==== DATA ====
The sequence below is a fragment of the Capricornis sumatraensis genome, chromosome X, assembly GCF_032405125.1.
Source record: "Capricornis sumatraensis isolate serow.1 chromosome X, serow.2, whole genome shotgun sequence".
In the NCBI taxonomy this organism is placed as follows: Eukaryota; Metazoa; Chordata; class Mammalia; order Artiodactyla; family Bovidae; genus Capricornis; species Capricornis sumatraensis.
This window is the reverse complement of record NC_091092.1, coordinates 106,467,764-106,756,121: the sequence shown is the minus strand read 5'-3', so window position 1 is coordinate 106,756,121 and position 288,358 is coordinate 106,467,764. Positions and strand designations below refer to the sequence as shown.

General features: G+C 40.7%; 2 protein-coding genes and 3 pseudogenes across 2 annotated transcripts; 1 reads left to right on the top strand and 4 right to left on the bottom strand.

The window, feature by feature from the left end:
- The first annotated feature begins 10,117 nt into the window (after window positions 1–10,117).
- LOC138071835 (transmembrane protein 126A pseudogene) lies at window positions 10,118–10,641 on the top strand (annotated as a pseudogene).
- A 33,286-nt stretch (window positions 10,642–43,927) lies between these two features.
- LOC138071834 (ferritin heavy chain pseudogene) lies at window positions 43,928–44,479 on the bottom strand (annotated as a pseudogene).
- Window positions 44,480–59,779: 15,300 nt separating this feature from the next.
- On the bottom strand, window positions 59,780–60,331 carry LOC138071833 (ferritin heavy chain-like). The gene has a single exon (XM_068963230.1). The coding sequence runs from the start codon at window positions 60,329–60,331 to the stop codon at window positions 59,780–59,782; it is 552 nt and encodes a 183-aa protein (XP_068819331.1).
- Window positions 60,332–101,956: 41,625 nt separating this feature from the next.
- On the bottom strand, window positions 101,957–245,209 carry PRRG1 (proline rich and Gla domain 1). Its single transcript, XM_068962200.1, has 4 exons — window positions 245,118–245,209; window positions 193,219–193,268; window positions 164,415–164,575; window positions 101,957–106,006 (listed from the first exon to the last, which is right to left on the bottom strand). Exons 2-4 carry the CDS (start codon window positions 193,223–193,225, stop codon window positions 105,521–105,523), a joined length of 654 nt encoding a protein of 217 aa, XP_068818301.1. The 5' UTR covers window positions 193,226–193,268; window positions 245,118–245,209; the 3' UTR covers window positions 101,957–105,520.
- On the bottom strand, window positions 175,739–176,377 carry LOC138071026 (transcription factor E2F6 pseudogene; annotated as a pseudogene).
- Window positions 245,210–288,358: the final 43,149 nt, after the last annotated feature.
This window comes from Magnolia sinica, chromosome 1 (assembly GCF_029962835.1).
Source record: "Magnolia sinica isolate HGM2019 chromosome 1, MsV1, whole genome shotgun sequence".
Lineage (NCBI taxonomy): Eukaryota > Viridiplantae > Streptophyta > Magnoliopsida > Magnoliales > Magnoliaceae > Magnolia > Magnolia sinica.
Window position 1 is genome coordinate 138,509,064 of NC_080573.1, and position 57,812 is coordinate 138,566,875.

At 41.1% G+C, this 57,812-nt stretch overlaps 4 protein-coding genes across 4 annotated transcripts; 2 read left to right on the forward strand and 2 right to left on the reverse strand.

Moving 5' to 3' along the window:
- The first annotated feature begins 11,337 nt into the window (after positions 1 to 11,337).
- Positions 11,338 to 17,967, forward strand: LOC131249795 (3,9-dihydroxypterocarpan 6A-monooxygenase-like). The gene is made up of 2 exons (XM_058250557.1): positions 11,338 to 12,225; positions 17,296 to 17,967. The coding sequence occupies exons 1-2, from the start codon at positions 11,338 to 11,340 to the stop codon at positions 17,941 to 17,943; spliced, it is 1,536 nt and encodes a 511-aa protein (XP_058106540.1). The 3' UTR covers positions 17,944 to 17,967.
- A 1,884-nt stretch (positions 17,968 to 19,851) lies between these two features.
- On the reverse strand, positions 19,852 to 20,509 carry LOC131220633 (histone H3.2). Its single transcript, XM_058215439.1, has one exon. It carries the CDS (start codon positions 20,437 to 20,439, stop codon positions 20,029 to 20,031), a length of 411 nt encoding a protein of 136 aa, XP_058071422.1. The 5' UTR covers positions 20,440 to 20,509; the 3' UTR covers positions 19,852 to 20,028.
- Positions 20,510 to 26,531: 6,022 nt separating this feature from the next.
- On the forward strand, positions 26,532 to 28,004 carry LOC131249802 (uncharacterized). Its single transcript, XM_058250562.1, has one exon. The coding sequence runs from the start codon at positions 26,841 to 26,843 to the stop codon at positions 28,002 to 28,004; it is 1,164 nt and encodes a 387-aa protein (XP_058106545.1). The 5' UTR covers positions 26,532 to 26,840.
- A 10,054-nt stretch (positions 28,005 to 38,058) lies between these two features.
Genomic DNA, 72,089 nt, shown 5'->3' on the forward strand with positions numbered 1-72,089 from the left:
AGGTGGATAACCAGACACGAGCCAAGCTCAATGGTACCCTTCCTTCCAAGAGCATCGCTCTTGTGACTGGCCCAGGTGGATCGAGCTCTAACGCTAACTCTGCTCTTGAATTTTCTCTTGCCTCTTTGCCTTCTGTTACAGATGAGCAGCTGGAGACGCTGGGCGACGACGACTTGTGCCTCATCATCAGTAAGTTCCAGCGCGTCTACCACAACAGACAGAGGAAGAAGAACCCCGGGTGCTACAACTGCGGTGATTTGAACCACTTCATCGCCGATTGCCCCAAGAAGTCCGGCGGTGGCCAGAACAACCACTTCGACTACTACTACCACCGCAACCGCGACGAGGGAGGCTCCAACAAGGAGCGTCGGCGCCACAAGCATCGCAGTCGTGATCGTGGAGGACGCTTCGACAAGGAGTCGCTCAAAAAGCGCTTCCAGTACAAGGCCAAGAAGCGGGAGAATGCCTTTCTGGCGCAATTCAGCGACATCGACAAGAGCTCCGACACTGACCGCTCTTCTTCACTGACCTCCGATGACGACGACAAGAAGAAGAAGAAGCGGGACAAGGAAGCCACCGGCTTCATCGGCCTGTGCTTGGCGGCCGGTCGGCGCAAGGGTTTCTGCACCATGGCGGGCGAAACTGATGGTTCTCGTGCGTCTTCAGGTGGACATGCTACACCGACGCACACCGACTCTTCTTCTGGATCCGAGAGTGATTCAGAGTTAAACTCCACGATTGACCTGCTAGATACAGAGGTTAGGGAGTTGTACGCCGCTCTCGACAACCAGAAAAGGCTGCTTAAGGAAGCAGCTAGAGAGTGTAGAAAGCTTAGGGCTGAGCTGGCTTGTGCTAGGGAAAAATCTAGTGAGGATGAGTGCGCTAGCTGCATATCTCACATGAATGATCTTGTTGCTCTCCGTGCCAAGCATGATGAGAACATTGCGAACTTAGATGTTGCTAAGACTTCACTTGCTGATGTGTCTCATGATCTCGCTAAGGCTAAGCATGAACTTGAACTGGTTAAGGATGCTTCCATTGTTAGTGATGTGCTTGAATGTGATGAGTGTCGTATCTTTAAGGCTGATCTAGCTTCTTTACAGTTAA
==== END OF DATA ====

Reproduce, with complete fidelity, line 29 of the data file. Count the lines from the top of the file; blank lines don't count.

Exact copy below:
- A 10,054-nt stretch (positions 28,005 to 38,058) lies between these two features.